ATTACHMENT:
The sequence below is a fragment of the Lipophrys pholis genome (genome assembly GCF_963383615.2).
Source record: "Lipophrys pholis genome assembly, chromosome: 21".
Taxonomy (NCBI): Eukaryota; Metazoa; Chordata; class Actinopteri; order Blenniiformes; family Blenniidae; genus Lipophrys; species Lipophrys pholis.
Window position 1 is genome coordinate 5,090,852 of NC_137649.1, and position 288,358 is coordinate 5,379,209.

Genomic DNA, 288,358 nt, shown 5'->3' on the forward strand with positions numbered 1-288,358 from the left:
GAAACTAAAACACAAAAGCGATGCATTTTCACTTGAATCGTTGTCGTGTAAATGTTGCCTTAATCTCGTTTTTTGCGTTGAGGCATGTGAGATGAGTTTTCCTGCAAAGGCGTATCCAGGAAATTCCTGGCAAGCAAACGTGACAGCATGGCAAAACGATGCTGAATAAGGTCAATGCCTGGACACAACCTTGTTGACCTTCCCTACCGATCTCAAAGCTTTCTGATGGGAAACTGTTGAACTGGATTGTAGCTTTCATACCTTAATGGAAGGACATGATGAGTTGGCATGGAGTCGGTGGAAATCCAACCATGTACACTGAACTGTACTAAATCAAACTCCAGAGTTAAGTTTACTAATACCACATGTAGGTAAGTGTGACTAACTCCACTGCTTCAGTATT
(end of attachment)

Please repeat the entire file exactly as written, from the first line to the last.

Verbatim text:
The sequence below is a fragment of the Lipophrys pholis genome (genome assembly GCF_963383615.2).
Source record: "Lipophrys pholis genome assembly, chromosome: 21".
Taxonomy (NCBI): Eukaryota; Metazoa; Chordata; class Actinopteri; order Blenniiformes; family Blenniidae; genus Lipophrys; species Lipophrys pholis.
Window position 1 is genome coordinate 5,090,852 of NC_137649.1, and position 288,358 is coordinate 5,379,209.

Genomic DNA, 288,358 nt, shown 5'->3' on the forward strand with positions numbered 1-288,358 from the left:
GAAACTAAAACACAAAAGCGATGCATTTTCACTTGAATCGTTGTCGTGTAAATGTTGCCTTAATCTCGTTTTTTGCGTTGAGGCATGTGAGATGAGTTTTCCTGCAAAGGCGTATCCAGGAAATTCCTGGCAAGCAAACGTGACAGCATGGCAAAACGATGCTGAATAAGGTCAATGCCTGGACACAACCTTGTTGACCTTCCCTACCGATCTCAAAGCTTTCTGATGGGAAACTGTTGAACTGGATTGTAGCTTTCATACCTTAATGGAAGGACATGATGAGTTGGCATGGAGTCGGTGGAAATCCAACCATGTACACTGAACTGTACTAAATCAAACTCCAGAGTTAAGTTTACTAATACCACATGTAGGTAAGTGTGACTAACTCCACTGCTTCAGTATT